3. Set the JAR file field to the desired path and filename. The path should be the same as the path for the SWT Win32 DLL. This is important because the executable JAR’s directory is our application startup directory, and the application startup directory is one of the places that Windows will automatically search when looking for DLLs.
  4. Click Next and then Next again to get to the JAR Manifest Selection page. Select “Use existing manifest from workspace,” and browse to the MANIFEST.MF file created in Step 2.
  5. Click Finish to have Eclipse create the JAR.
  6. In Windows Explorer, double-click the JAR to verify that the program runs as expected.

Step 4: Create Icons and Images

Now we need to create two icons (.ico) and a bitmap (.bmp). One icon is for display in the Windows Start Menu and one is for the installer application itself. The bitmap will be used to display a logo during installation:

  1. Create an /images subdirectory under the project root.
  2. Create an icon for the program and put it in the /images directory. Windows .ico files can contain multiple icons of different sizes (16×16, 32×32, and 48×48 are typical). If you do not have a tool that creates Windows .ico files directly, you can create .png files first, then merge them into an .ico file with png2ico.
  3. Create an /installer subdirectory under the project.
  4. Create a small (say 150×70) .bmp image for the application logo, and put it in the /installer directory.
  5. Create or find a 16×16 .ico file for the installer executable and put it in the /installer directory. setup.ico, which is included with the downloadable samples for this article, is a standard Windows setup icon.

Step 5: Create an NSIS Installer Script

NSIS is an open-source tool for the development of professional-grade Windows installers. It sports standard features such as install, shortcut creation, and uninstall, as well as many advanced features such as custom dialogs, system reboots, and DLL/ActiveX control registration. A complete discussion of NSIS usage is beyond the scope of this article, so I will simply focus on what changes would need to be made to SimpleTextInstaller.nsi (see Listing 2) to get it to work for your own application:

  1. Download and install NSIS.
  2. Copy SimpleTextInstaller.nsi, the NSIS script, into the /installer directory.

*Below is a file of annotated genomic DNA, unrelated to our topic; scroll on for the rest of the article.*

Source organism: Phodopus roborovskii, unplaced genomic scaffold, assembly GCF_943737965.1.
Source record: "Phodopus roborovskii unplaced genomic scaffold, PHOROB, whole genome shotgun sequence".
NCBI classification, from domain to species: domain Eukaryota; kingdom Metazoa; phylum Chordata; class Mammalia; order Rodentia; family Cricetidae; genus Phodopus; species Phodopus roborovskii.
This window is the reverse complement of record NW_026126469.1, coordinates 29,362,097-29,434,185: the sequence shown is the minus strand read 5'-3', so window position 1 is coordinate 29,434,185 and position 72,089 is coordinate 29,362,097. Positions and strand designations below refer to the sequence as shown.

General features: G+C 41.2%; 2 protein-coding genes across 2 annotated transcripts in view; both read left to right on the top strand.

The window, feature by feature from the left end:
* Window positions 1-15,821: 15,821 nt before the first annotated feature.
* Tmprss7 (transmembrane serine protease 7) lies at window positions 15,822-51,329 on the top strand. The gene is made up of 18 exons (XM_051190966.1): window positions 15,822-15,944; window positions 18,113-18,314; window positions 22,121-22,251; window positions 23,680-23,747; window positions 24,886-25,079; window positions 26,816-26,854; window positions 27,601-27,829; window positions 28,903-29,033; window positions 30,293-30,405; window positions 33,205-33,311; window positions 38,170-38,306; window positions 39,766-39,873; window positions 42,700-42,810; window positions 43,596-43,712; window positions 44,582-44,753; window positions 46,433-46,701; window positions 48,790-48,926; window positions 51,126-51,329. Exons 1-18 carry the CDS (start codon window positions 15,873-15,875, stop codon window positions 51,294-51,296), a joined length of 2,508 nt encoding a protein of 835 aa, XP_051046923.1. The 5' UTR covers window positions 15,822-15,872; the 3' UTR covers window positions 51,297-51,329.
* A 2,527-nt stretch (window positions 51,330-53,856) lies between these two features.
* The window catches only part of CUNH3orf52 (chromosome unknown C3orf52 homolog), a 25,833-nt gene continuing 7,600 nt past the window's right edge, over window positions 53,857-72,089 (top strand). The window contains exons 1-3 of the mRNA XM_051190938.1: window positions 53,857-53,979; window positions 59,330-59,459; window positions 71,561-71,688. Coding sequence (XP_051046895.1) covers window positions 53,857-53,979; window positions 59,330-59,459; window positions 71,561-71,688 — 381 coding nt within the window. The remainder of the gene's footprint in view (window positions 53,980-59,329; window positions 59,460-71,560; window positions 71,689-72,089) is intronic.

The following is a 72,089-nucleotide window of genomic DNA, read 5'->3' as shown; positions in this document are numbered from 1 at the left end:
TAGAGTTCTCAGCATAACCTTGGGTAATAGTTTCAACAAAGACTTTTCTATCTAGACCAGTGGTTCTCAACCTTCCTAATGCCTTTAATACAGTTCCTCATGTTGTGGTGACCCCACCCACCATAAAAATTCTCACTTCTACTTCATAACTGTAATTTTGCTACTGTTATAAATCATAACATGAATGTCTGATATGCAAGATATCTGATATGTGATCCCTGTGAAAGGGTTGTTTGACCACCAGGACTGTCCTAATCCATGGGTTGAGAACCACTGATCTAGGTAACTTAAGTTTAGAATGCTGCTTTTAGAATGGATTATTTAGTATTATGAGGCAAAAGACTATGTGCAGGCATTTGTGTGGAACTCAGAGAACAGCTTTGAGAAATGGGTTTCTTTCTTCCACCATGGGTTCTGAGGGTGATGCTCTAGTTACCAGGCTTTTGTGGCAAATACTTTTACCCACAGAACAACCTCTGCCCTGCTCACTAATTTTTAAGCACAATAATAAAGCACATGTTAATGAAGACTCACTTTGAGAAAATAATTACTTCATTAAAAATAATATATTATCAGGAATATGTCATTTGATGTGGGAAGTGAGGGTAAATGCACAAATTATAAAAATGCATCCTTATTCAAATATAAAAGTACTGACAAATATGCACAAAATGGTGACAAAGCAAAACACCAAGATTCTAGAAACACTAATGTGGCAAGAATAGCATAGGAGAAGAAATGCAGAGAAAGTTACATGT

3. Search for SimpleText and replace it with the name of your application.
    Click to enlarge  
    Figure 4. SimpleText: Up and Running
  4. Search for Cogito Research and replace it with the name of your organization or company.
  5. Search for C: empSimpleTextinstaller and replace it with the path to your /installer directory.
  6. Modify /installer/License.txt as appropriate for your application.
  7. Under ;Files to be installed, list all files that are to be transferred to the end user’s computer. For SimpleText, the ;Files to be installed are:
    SetOutPath "$INSTDIR"File "C:	empSimpleTextSimpleText_1.0.jar"File "C:	empSimpleTextimagesSimpleText.ico"File "C:	empSimpleTextswt-win32-3138.dll"SetOutPath "$INSTDIRlib"File "C:	empSimpleTextliborg.eclipse.swt.win32.win32.x86_3.1.0.jar"SetOutPath "$INSTDIR"

    Note that $INSTDIR equates to the end user's Program FilesCompanyNameApplicationName directory and that the script uses the SetOutPath instruction to deploy files to different subdirectories.

  8. Have a look at the section in Listing 2 labeled "Start Menu Shortcuts." It contains entries to create a SimpleText folder in the Windows Start Menu (under All Programs). The last line in the section,
    CreateShortCut "$SMPROGRAMSSimpleTextSimpleText.lnk" "$INSTDIRSimpleText_1.0.jar" "" "$INSTDIRSimpleText.ico"

    is the instruction that creates the start menu launcher for the application. It assumes that the required JRE is already installed on the system.

  9. In the Windows Explorer, right-click on your .nsi script, and select Compile NSIS Script. Assuming that there are no NSIS compile errors, this action should place a Windows installer in your /installer directory.
  10. Be sure to test the installer on both the development machine and at least one end user machine. When installed and running, SimpleText appears as shown in Figure 4.